Health care access and utilization among African-immigrants in the District of Columbia Metro area in the United States : a comparative analysis
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Type of Work323 leaves
DepartmentUniversity of Baltimore. College of Public Affairs
ProgramUniversity of Baltimore. Doctor of Public Administration
RightsThis item may be protected under Title 17 of the U.S. Copyright Law. It is made available by the University of Baltimore for non-commercial research and educational purposes.
health care access
healthy immigrant effect
usual sources of care
Health services accessibility
Health and hygiene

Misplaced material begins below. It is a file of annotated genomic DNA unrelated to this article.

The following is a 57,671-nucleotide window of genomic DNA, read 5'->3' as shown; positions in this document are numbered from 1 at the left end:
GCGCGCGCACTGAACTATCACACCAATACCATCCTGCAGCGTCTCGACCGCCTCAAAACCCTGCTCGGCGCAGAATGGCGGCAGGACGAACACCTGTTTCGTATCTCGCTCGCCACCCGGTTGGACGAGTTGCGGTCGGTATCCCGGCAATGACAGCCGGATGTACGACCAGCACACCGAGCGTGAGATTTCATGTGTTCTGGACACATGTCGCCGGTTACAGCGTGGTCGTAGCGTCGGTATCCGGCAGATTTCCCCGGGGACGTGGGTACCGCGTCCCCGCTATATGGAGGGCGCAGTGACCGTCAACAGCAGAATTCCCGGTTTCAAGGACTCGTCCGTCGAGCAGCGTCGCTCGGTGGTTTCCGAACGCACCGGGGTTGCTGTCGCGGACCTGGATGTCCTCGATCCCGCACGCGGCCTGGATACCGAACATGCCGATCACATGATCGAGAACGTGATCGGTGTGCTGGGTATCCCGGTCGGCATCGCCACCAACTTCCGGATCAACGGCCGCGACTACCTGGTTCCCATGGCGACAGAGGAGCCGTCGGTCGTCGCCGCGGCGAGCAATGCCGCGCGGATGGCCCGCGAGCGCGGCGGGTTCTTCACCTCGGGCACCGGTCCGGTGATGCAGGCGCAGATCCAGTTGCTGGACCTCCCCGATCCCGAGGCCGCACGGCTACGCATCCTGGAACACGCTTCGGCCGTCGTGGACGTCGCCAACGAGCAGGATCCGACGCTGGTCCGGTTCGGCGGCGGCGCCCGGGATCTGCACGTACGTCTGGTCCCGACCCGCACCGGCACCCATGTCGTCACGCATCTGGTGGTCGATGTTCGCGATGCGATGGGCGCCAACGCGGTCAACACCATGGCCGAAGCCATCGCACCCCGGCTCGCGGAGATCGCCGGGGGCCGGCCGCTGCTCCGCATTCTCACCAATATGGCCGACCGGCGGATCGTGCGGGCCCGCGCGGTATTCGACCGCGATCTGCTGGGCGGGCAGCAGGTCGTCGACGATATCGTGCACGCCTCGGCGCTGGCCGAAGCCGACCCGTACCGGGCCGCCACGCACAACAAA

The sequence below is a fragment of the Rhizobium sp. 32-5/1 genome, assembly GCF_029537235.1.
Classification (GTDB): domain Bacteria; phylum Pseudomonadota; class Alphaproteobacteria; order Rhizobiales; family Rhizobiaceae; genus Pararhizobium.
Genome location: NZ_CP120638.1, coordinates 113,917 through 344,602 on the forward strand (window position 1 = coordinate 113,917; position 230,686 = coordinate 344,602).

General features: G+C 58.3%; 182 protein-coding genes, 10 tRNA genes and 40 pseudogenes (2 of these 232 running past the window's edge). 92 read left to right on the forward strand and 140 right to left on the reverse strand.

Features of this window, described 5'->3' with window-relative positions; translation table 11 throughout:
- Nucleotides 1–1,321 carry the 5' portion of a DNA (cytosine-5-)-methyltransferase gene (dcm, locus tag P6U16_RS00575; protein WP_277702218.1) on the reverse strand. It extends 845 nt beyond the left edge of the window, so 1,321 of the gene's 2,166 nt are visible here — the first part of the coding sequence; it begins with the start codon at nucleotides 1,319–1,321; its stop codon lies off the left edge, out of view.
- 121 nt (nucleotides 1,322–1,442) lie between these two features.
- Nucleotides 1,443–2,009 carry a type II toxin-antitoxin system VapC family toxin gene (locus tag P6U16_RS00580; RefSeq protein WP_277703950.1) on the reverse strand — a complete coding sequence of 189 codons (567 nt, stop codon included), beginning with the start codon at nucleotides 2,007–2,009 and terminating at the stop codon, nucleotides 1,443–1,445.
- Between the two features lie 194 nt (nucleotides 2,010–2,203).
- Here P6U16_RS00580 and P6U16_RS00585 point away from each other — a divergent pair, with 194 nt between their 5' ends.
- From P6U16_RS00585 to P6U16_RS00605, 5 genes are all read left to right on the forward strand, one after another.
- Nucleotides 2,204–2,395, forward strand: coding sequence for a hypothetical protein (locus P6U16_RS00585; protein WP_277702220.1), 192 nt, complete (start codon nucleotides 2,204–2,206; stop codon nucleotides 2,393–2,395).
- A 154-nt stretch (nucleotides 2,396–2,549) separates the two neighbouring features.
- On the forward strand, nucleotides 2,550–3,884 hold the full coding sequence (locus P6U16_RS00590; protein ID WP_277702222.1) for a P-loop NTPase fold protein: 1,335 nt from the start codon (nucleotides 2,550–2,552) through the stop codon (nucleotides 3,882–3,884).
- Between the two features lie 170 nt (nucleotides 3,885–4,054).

The aim of this study was to investigate health status, health behaviors, and health care access and utilization of African immigrants in the District of Columbia Metro Area (DCMA). The review of the literature revealed a paucity of studies in medical care access and utilization of African immigrants. Most of these research conflate African immigrants’ health care issues into their African-American counterparts. Hence, very little is known about African immigrants’ medical care access, health care utilization, health behavior, and health status in the United States. This study essays to address that. The study also compared and contrasted the level of medical care access, specific health care behaviors, and health care utilization of African immigrants with that of the civilian non-institutionalized U.S adult population by race. Two data sources, primary and secondary, were utilized in this study. The primary data for the study was derived from both quantitative and qualitative sources, with priority given to the quantitative source. The secondary data were derived from the 2013 National Health Interview Survey (NHIS) in the Sample Adult dataset. The NHIS data served as a baseline data. To provide an expanded appreciation of the research problems, mixed methods research (quantitative and qualitative) were employed in the study. In 2013, data were collected for first-generation African immigrants aged 18 and over in the DCMA. The target population for the study was 125,209 civilian non-institutionalized African immigrants in the DCMA. African immigrants excluded were those who were less than years, and inmates of correctional institutions. A total of 400 African immigrants were eligible sample size. Survey participants were solicited on the basis of non-probability convenience sampling method. Thus, persons were selected based on their availability in designated and targeted areas in the DCMA. Data were collected on two hundred and eighty one (281) civilian non-institutionalized African immigrants in the DCMA. Accordingly, the response rate was about 70 percent; the number of completed questionnaire divided by the total number of eligible sample size. The survey instrument consisted of twenty-six (26) structured and standardized questionnaires and one (1) qualitative question. Both internet and face-to-face interviews were used to administer the survey instrument. The internet survey was conducted via the Survey Monkey, while face-to-face survey was conducted at designed locations frequented by African immigrants in the DCMA including African grocery shops, Churches, Mosques, social clubs and social e vents. The face-to-face survey data was inputted into the SPSS with the aid of Survey Monkey collectors' link. The IBM SPSS statistics 22 was used to perform the data analyses.Furthermore, Andersen's Behavioral Model of Health Services, a model that has been deployed extensively in public health studies to investigate access to and use of health care services among vulnerable groups, was employed. Independent variables, in this study, were derived from the three major components of the model’s individual health care access indicators (predisposing, need, and enabling indicators). The main outcome measures were usual source of medical care (potential access) and the use of health care services (realized access), defined as the use of preventive medical care. Descriptive, bivariate, and binomial logistic regression were used to assess the effect of specific predisposing, need, and enabling explanatory constructs on access to and utilization of health care services of African immigrants in the DCMA. The results of the dissertation corroborated findings of earlier research with respect to the healthy immigrant paradox. The results suggested that African-immigrants living in the District of Columbia had higher odds of excellent or very good health status relative to the U.S general population nationwide and the U.S-born in the Northeast region. Conversely, few differences in perceived-health status were found when intra and inter racial as well as regional comparative analyses were performed among African-immigrants and non-Hispanic White, Hispanics, non-Hispanic Black. African-immigrants in the DCMA were less likely to utilize health care services compared with all the major three races in the United States. Further, non-Hispanic White (Caucasians) were more likely than African-immigrants to have higher odds of excellent health status. Approximately 85 percent of African immigrants in the DCMA had a usual source of care. Of those with a usual source of care, 44 percent considered it to be a doctor's office or health maintenance organization (HMO). Compared with other African immigrants in the DCMA, Nigerians (40 percent) were more likely to have a usual source of care. African immigrants in the DCMA who had a usual source of care were more likely to have higher odds of utilizing of health care services than those who did not have a usual source of care. What is more, a little over a third (32 percent) of African immigrants had realized access to health care services in the DCMA. When the results were considered by gender, women (71 percent) were more likely than men (66 percent) to have realized access to health care services within the previous 12 months. The study highlighted that about 92 percent of African immigrants aged 60 and more had realized access to health care services, and about 74 percent are those with health insurance coverage. However, the vast majority of the African immigrants had lower odds of utilizing health care services compared with Whites, African-Americans, and Hispanics. Moreover, the study brought to light that influenza vaccination behavior of African-immigrants in the DCMA was not radically distinct from the U.S adult population. Both African-immigrants in the DCMA and the U.S adult population exhibited lower odds of obtaining influenza vaccination in 2013. Compared with the U.S non-elderly population (19-64 years), African immigrants in the DCMA reported lower uninsured rate (4 percent versus percent). The findings suggested that African immigrants depended heavily on employer-sponsored group health insurance to finance their medical care consumption (10 percent for both Medicaid and Medicare versus 73 percent for employer sponsored health insurance). Another key finding was that African immigrants in the DCMA (63 percent) were less likely to use African folk or traditional remedies to meet their health care needs. As established in this study, an overwhelming majority of African immigrants in the DCMA had a usual source of health care services. That said, they do not efficiently utilize health care services. Specifically, a large of majority of African immigrants in the DCMA reported not using preventive health care services. The study calls for sustained efforts from state and local health agencies to reverse the trend as ensuring access to primary and preventive care for everyone, regardless of immigration status, in the United States will likely be critical to the success of the novel national health reforms aimed at arresting the galloping trends in health spending, enhancing quality of life for everyone, and mitigating health and health care disparities. Like other vulnerable population, African immigrants in the DCMA face a series of health and health care challenges in the United States. Accordingly, public health research into such issues is imperative, and this will more likely enhance policy makers' appreciation of the health care needs and behavior of African immigrants in the DCMA so as to design and execute effective health programs to improve health care access and utilization for African immigrants in the DCMA. Future research might essay to assess the impacts of acculturation on African immigrants' health care access, health care utilization, and health behavior. Future research might also consider employing national dataset to investigate health care access and utilization among African immigrants in the United States. The study enriches current multicultural health policy, social equity, health care access and utilization, and quality health services for all racial and ethnic population sub-groups in the United States. The study proposes health care reform programs aimed at integrating African-immigrants into the U.S health care system to enhance their effective use of routine, preventive health care services.